11. Of course things can improve. That’ s never been questioned. Well, at least no by me. Slowly but surely we can improve. You change the system, and then everything will change. Venezuelans are just like everybody else, you just have to give them the right stimullus. I don’t believe in tropical determinism. That is not the real issue here. The issue is how to take power. In fact, that is the only issue that is important right now and the one less discussed by everyone. Everybody is avoiding tha subject.
    The only way to improve is to take control.
    Even if you could somehow force the elections and win them, that is not enough, because economical power would still remain in the hands of the dictators and they would use that power in their favour and you would still be their puppets.
    And I don´t even consider it possible to take control without massive protests. The massive protests are needed even if they would agree to hold free elections without any pressure. If I received a call by Maduro, begging me not to call for massive protests, and promising me free elections, I would say, Ok, but I would still call for the protests, because it is important for strategical and symbolical reasons that those protests happen. It is better if they fall by force (by force I don’t mean a violent coup, but organized civilian action). So I can’ t understand why some people try so hard to prevent something that would actually we so benefitial to everybody. If we could make the regime crumble by unified massive protests that would be a lot better than to win dubious elections and have to still deal with powerful enemies with many resources to prevent true change. So insist, I don’t understand that attitude and never will. If they crumble because of protests and civilian pressure, we would be free to take some measures, that we would otherwise have to negotiate with armed thugs. Strategically, chavismo must become an exemplary tale for the next generations. Some would say, it is not ethical to call for protests, because many will die (I don’ t even think that is the case). I say it is not ethical not to call for protests, because many more will die if we don’ t act.The dictatorship cannot be allowed to survive in any way. All its structure must be taken down, bits by bits. Whatever happens to chavistas, I don’ t care, they simply have to understand who is in control. Some will become part of the transition, some will go to jail, some will be extradited, some will form new opposition parties, but no one will be speaking about Chavez anymore.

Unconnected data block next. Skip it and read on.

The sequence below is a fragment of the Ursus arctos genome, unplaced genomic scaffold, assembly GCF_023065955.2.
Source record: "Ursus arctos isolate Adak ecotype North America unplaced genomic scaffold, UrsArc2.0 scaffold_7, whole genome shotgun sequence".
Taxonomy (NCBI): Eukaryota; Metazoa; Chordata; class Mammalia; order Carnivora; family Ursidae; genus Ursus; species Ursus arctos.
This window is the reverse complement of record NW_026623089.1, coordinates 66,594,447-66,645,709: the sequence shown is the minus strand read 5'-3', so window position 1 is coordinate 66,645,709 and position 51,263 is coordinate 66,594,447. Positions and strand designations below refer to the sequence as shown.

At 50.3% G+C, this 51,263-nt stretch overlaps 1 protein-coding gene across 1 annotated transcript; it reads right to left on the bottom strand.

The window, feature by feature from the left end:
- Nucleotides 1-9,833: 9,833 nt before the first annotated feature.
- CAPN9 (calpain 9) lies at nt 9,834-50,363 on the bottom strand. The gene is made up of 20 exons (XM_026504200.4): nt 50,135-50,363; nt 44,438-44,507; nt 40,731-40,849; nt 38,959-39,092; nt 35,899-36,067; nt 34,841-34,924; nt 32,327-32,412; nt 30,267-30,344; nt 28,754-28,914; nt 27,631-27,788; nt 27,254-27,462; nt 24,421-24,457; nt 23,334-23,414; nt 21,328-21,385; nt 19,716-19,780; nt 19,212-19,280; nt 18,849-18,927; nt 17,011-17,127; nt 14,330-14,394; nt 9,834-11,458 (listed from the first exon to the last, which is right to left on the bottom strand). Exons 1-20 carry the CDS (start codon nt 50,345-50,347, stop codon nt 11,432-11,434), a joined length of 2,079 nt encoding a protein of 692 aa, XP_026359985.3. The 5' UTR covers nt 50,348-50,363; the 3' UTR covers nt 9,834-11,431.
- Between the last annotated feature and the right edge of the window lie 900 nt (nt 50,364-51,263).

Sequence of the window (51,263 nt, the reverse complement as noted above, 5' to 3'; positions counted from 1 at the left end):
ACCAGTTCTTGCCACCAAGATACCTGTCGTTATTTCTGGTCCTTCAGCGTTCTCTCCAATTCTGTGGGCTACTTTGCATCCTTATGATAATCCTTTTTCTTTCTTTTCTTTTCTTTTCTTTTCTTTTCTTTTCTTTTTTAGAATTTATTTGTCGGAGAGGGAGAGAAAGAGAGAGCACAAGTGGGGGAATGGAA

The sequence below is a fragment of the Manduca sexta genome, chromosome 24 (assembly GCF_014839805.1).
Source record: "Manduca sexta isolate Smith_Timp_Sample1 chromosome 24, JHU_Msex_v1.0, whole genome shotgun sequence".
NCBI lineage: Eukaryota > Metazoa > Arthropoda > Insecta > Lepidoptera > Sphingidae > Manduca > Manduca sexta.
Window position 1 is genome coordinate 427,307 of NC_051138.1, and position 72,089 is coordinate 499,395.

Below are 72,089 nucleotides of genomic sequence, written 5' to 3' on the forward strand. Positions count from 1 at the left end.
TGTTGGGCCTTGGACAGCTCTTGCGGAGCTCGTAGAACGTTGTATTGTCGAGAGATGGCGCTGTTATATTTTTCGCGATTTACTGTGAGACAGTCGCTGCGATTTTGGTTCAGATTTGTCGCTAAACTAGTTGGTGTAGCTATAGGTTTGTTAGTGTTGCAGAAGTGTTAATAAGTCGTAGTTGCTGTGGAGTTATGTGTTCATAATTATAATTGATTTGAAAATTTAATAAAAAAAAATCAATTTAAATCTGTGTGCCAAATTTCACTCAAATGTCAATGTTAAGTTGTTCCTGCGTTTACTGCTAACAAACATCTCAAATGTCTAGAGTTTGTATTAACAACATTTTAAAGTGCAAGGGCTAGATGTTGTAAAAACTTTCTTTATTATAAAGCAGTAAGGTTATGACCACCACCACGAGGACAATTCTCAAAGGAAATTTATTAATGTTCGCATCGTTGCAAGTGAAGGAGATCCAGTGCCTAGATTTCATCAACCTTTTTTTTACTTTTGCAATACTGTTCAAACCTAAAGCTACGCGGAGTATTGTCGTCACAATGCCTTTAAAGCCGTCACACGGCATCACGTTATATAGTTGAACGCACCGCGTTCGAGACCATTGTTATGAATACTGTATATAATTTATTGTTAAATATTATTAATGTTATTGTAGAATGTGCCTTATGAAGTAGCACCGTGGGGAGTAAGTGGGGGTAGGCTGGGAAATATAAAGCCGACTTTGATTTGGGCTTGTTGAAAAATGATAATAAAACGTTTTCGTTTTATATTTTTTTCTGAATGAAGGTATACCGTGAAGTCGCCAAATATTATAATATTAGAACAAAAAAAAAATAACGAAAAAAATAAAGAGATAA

And I will say something more, it is crucial to know everything about the bonds and about CADIVI. The only reason, I think, the oppo acts the way it does, is because it is dirty.

  12. That would assume that they had any real convictions back them. It reminds me of Tarek W., he created a name for himself defending human rights. When he got power, we all saw what happened. Human rights was a mean to an end (power). Defense of the “sovereign oil industry” was the same. just a way to call attention and get votes, cheap nationalism. None of them has convictions, just interests. Aristobulo has to be the one that has switched parties the most.

  13. Ha!!! 🙂 Well said. I love it.